A Dutch Courtyard (1658–1660) is an oil on canvas painting by the Dutch painter Pieter de Hooch, it is an example of Dutch Golden Age painting and is part of the collection of the National Gallery of Art.
This painting by Hooch was documented by Hofstede de Groot in 1910, who wrote:
295. A Courtyard with Two Cavaliers and a Woman Drinking. Sm. Suppl. 30. A view in a courtyard, at the end of which an open door with two steps leads into the garden at the back, the trees in which rise above the low wall. In the left foreground a man who is smoking a pipe sits in profile to the right ; he wears a black coat, a grey cloak, and a black hat. To the right, opposite him at the table, stands a woman drinking a glass of beer ; she wears a yellowish-grey jacket, a red skirt, and a blue apron. Behind the table and between the man and woman sits another man, wearing a cuirass and a hat, who faces the spectator ; he holds a mug in
his hand and looks up with a smile at the woman. From the right a little girl holding a pot comes across the courtyard. In the left background is seen the tower of the Nieuwe Kerk at Delft. The picture agrees exactly with that in the collection of Lady Wantage (297), except that in the Wantage picture the figure of the man behind the table is absent. The figures are unusually small in relation to the space, but the effect of sunlight is delicately rendered. Canvas, 30 1/2 inches by 25 1/2 inches. An old copy was in a Dutch dealer's possession in 1903. Described by Waagen (ii. 130).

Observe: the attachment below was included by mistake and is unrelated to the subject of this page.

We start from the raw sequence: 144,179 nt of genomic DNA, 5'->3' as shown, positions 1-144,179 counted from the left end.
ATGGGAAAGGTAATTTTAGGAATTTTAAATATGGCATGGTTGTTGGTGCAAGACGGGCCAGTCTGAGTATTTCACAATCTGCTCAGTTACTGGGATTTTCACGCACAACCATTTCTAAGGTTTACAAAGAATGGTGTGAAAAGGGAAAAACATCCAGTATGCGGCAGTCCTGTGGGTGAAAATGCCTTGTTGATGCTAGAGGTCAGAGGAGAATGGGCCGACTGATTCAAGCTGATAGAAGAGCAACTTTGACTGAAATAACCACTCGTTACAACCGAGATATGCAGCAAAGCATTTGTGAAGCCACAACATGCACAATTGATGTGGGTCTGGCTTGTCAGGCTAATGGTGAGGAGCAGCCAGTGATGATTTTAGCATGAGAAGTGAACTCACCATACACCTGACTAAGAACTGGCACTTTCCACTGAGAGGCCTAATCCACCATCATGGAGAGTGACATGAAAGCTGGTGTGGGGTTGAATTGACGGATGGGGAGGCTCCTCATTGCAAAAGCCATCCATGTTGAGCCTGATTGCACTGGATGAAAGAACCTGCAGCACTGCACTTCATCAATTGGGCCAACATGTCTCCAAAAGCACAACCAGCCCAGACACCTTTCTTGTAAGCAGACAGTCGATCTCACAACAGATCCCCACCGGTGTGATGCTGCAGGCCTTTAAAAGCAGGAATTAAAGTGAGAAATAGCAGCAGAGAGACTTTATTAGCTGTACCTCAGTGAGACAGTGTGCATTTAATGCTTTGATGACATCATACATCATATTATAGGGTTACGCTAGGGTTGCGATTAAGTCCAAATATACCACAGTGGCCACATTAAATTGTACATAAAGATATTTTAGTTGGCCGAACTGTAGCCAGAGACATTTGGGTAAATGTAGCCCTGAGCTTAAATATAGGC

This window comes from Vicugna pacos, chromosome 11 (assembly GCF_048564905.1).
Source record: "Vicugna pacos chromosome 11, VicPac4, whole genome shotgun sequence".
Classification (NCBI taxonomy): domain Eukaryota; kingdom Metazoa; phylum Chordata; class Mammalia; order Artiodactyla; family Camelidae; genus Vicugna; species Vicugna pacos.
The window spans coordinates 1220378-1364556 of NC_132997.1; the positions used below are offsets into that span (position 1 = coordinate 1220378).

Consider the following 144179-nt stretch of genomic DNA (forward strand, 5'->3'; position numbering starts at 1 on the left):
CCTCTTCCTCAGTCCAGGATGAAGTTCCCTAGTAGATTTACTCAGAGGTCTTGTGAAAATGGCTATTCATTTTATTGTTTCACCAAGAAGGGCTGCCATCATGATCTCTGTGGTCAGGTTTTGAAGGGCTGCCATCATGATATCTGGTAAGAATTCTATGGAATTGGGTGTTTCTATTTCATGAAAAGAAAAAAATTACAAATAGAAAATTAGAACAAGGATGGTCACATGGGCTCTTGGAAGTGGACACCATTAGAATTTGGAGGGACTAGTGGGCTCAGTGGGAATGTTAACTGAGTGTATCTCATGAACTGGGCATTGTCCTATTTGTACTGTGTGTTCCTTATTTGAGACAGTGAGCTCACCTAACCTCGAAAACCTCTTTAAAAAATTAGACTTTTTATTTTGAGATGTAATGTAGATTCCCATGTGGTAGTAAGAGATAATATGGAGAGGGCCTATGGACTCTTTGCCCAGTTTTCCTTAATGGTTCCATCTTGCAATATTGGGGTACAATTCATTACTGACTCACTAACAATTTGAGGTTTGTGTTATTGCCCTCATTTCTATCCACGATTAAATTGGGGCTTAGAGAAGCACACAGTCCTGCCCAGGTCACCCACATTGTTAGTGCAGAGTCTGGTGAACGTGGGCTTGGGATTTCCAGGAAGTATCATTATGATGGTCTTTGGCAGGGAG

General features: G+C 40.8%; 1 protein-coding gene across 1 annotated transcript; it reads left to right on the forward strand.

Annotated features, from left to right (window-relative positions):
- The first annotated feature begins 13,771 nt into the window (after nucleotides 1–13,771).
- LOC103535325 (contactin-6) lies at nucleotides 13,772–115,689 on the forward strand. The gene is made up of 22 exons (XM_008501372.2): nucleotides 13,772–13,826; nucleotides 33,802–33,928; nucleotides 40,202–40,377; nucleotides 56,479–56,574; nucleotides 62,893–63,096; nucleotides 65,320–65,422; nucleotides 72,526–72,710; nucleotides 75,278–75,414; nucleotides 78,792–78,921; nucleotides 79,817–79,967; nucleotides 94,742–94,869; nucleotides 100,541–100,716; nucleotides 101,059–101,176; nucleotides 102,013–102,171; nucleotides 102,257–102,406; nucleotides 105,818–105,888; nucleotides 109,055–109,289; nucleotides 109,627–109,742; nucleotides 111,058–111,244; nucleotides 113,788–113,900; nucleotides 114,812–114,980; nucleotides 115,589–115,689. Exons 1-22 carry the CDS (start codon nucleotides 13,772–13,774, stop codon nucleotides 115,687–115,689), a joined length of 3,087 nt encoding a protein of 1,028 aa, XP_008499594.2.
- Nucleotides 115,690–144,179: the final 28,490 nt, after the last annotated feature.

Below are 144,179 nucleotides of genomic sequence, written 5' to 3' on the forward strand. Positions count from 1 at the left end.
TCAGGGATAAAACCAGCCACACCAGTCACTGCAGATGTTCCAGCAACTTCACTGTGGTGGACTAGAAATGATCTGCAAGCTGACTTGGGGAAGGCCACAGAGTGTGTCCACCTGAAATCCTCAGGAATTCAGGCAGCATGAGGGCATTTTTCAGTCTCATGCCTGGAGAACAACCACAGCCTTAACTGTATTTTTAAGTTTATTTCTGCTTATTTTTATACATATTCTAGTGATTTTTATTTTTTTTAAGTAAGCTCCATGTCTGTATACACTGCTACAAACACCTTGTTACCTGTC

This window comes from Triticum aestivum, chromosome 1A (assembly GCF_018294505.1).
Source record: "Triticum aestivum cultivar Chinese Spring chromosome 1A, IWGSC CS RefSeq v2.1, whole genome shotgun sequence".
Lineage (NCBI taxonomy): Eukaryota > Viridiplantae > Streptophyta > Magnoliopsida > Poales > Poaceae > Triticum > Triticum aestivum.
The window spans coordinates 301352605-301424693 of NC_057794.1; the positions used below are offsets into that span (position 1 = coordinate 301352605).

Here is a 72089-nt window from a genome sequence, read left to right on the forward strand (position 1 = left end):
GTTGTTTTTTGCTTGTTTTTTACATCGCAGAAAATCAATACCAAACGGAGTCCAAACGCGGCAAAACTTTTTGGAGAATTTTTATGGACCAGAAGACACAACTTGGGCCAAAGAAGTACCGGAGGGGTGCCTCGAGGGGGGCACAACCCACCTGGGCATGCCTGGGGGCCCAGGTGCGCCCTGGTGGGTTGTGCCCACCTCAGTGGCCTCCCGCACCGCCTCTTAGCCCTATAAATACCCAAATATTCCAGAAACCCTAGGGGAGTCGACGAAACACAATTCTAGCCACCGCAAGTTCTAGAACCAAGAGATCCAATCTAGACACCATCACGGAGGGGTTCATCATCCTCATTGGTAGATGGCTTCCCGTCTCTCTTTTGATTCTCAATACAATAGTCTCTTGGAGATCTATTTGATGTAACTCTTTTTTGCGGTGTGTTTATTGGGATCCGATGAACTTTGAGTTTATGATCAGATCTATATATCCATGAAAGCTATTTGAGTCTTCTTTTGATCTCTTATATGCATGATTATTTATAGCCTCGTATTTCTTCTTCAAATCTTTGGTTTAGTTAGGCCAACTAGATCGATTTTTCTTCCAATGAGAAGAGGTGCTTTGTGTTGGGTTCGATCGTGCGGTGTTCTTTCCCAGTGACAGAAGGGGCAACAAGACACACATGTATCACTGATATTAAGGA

Sales:C. S. Roos, Amsterdam, August 28, 1820, No. 51 (600 or 750 florins, Van Eyk).
(Possibly) S. A. Koopman, Utrecht, April 9, 1847 if Sm. is wrong in saying that it belonged to Baron de Rothschild in 1842. (Compare 299.)
In the possession of Baron L. de Rothschild, 1842 (Sm.).
In the collection of Lionel de Rothschild, London.
According to the National Gallery of Art, the provenance of the painting after it was in the collection of Alfred de Rothschild was that it was bequeathed to his illegitimate daughter, Almina Victoria, Countess of Carnarvon. Then it was sold in 1924 to the Duveen Brothers, Inc. Then it was sold in November 1924 to Andrew W. Mellon of Pittsburgh and Washington, D.C., who deeded it 28 December 1934 to The A.W. Mellon Educational and Charitable Trust in Pittsburgh. From there it was gifted in 1937 to the National Gallery of Art.